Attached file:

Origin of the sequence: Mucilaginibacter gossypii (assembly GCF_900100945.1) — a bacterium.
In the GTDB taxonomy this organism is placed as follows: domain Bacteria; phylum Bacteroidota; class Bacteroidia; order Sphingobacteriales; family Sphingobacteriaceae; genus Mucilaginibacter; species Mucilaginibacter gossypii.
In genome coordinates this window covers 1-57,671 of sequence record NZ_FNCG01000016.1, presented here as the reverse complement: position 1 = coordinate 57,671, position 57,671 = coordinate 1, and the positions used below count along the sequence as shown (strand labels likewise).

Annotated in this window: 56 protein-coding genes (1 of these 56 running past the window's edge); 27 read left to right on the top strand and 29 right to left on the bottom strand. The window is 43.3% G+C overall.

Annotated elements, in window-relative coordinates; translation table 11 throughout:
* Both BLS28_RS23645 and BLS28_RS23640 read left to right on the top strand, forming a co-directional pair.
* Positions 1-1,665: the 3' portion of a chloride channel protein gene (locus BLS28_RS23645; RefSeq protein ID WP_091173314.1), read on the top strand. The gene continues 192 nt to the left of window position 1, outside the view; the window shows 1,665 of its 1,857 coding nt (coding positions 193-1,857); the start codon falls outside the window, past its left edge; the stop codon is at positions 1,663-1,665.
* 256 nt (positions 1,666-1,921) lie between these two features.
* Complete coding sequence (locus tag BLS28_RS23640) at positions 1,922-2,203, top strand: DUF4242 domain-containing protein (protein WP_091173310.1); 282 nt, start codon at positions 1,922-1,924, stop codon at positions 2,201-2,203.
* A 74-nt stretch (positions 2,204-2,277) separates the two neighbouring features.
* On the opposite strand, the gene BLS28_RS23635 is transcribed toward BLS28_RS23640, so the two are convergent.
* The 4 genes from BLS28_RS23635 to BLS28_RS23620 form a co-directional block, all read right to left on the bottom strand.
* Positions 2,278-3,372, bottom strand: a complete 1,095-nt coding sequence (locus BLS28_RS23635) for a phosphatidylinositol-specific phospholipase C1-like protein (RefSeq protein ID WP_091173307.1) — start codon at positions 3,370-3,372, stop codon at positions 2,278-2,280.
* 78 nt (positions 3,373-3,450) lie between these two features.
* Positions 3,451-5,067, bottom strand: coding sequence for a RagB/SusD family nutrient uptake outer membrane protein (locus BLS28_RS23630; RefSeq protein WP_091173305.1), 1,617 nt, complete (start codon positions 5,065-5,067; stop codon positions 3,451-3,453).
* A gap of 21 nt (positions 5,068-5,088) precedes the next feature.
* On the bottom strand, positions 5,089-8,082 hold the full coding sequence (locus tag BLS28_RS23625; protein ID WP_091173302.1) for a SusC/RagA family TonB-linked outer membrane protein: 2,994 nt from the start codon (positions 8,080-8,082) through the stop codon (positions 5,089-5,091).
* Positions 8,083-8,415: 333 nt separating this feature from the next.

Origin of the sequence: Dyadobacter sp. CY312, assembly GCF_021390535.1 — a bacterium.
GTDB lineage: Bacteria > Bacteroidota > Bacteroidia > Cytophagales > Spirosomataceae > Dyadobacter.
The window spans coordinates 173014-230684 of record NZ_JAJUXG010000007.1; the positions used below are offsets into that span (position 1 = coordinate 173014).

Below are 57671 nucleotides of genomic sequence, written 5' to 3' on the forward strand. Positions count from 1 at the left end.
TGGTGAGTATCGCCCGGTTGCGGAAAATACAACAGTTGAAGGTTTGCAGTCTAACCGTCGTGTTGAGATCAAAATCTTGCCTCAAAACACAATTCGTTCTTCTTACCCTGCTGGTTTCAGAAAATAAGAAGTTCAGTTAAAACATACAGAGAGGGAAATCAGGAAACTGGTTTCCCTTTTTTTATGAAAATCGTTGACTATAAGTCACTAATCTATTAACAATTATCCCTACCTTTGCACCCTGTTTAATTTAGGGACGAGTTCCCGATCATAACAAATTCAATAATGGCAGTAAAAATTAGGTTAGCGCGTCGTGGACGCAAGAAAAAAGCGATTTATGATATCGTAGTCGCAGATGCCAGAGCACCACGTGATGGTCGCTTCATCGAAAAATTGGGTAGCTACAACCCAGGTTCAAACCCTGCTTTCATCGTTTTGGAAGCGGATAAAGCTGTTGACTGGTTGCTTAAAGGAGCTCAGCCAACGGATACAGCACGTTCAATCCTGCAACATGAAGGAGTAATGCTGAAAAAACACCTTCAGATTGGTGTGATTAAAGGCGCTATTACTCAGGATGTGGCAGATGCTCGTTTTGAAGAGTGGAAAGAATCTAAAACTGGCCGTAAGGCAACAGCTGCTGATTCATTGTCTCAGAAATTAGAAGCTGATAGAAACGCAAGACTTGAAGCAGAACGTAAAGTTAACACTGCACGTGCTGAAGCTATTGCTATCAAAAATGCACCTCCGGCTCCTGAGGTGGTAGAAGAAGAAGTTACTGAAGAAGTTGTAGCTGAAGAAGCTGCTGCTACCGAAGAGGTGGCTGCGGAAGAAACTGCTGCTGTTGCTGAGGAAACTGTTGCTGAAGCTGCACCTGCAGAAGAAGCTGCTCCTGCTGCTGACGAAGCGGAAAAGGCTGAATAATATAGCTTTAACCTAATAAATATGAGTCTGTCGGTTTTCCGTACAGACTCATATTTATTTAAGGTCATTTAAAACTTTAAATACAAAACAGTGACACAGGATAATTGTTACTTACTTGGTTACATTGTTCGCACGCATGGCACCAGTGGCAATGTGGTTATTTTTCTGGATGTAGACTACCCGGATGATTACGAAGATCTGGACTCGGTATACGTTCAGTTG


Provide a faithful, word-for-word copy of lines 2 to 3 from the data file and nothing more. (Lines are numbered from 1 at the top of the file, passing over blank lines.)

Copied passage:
In the GTDB taxonomy this organism is placed as follows: domain Bacteria; phylum Bacteroidota; class Bacteroidia; order Sphingobacteriales; family Sphingobacteriaceae; genus Mucilaginibacter; species Mucilaginibacter gossypii.
In genome coordinates this window covers 1-57,671 of sequence record NZ_FNCG01000016.1, presented here as the reverse complement: position 1 = coordinate 57,671, position 57,671 = coordinate 1, and the positions used below count along the sequence as shown (strand labels likewise).